Plagued by bad luck or circumstances, Leland Cheuk’s The Misadventures of Sulliver Pong, is tiered historical satire. As a father and son battle for power, Cheuk exposes truths Chinese-American immigrants faced in a transitory culture.
Leland Cheuk has titled his novel The Misadventures of Sulliver Pong perhaps in jest. The novel is a faux prison memoir composed by Sulliver, or Sully, documenting four generations of mis-adventuring Pong men: Chinese-American migrants and their offspring. They work mines and railroads, invent video games, run brothels, casinos and—in the case of Saul Pong, Sulliver’s narcissist father—an entire town.
Most of the action takes place in the fictitious (hilariously named) Bordirtoun, population 157,000. Bordirtoun is surrounded by mountains, crossed by two rivers, and sits right on the Mexican border.
Sulliver is at once tragic and comic. His self-awareness allows him self-deprecation, but he can’t avoid his ancestors’ misadventures. A gargantuan loser, he’s unable to communicate, have sex without injury, find stable employment or play a good card. Tragically, Sully seeks, not to be present anywhere, but to be absent from Bordirtoun, something he can’t achieve even by marrying a Danish woman and living in Copenhagen.
The novel is multi-layered, at once satirical and historical, concerned with male identity and the Chinese-American experience. Among Cheuk’s many achievements is the portrait of a narcissist father, an asshole so insufferable that it hurt my stomach to read about him.
I had a chance to talk to Cheuk about the book.
Your novel is a critique of American capitalism, a system where a local politician can also be tycoon and pimp, and few people see any contradiction. To me, Bordirtoun resembled the world of a dictator, Saul’s portraits and statues everyplace, including the airport. Why did you choose to make Saul so malignant in his self-absorption?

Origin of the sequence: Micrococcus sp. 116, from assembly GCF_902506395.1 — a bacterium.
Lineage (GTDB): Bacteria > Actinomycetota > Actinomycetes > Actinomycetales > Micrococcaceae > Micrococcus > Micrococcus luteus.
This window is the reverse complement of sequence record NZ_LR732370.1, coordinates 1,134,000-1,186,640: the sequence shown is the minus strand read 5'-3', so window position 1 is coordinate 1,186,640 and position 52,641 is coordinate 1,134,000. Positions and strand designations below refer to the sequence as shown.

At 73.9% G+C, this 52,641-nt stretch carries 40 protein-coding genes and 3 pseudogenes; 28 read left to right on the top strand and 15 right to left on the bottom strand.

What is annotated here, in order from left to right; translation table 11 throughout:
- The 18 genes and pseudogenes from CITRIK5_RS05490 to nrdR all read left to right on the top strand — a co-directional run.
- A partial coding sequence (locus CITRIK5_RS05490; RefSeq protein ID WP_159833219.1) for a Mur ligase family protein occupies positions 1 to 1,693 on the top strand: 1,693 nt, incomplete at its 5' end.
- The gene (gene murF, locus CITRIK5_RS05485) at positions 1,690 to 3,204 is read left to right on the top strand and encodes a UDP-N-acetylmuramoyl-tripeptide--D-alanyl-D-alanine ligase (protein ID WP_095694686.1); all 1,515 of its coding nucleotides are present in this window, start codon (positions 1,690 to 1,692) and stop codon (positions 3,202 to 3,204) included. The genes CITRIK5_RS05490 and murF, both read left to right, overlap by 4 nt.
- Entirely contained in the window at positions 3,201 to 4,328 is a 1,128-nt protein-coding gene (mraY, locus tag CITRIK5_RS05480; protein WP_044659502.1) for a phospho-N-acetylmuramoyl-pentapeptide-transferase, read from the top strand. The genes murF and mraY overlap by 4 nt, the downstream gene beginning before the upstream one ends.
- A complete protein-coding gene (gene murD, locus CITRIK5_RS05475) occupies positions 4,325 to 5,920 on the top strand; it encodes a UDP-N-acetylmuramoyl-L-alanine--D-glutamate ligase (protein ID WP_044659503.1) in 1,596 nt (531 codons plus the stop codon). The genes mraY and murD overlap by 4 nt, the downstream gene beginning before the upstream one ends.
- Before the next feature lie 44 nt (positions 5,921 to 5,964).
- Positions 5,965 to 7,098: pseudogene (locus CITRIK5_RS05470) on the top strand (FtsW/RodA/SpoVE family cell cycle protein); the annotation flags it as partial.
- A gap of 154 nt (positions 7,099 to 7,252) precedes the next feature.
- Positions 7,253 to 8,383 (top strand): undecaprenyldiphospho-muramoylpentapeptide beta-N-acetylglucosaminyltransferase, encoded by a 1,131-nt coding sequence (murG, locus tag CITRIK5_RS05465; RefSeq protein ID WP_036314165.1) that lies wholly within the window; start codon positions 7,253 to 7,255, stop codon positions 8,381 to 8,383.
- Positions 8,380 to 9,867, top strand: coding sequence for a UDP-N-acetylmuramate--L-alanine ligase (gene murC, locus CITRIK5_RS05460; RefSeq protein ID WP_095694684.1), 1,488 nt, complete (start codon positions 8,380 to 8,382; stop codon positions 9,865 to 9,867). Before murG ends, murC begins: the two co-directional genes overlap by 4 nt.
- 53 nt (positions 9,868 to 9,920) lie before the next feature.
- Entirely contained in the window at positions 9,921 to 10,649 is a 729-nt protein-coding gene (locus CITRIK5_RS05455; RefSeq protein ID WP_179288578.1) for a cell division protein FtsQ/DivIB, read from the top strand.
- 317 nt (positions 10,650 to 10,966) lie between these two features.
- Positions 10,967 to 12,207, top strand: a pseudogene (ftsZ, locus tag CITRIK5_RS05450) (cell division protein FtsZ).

I was inspired by Coen Brothers’s films like Fargo and No Country For Old Men, in which larger-than-life villains threaten to overwhelm the innocent, virtuous, and/or inept (in the case of Sulliver). Sully’s dad, Saul, is an absurdist amalgam of my father, the President of Turkmenistan (Saparmurat Niyazov, and his golden statue that rotates with the sun), and P.T. Barnum. A more recent analog, of course, is Donald Trump. Saul grew out of the novel’s aesthetic: part-absurdism, part-realism.
My father is very much like Saul. He risked his life to come to America with nothing when he was 29. By his mid-40s, he was a self-taught engineer working at a big Silicon Valley telecom company, and he owned a real estate firm. As a toddler, I remember mom working at Taco Bell and in sweatshops. By the time I was a teen, we lived in a 3,000 square-foot house in the suburbs, and it seemed like dad bought a new Mercedes every year. He liked to show off his wealth in gauche ways, like a lot of immigrants who come from nothing.
Like Saul, dad was chronically unfaithful to my mother. Like Saul, he won all the fights with her with his fists. I have no recollections of him teaching me to be decent. Like Saul, he often claimed that decency amounted to naïveté, and to survive and thrive, you had to cheat. He would threaten to send me back to China, said I’d have to use my wits to survive there.
I’m the son of displaced persons, and grew up in an enclave, so your narrative’s really familiar. But I can’t say I’ve encountered it very often in Asian-American novels.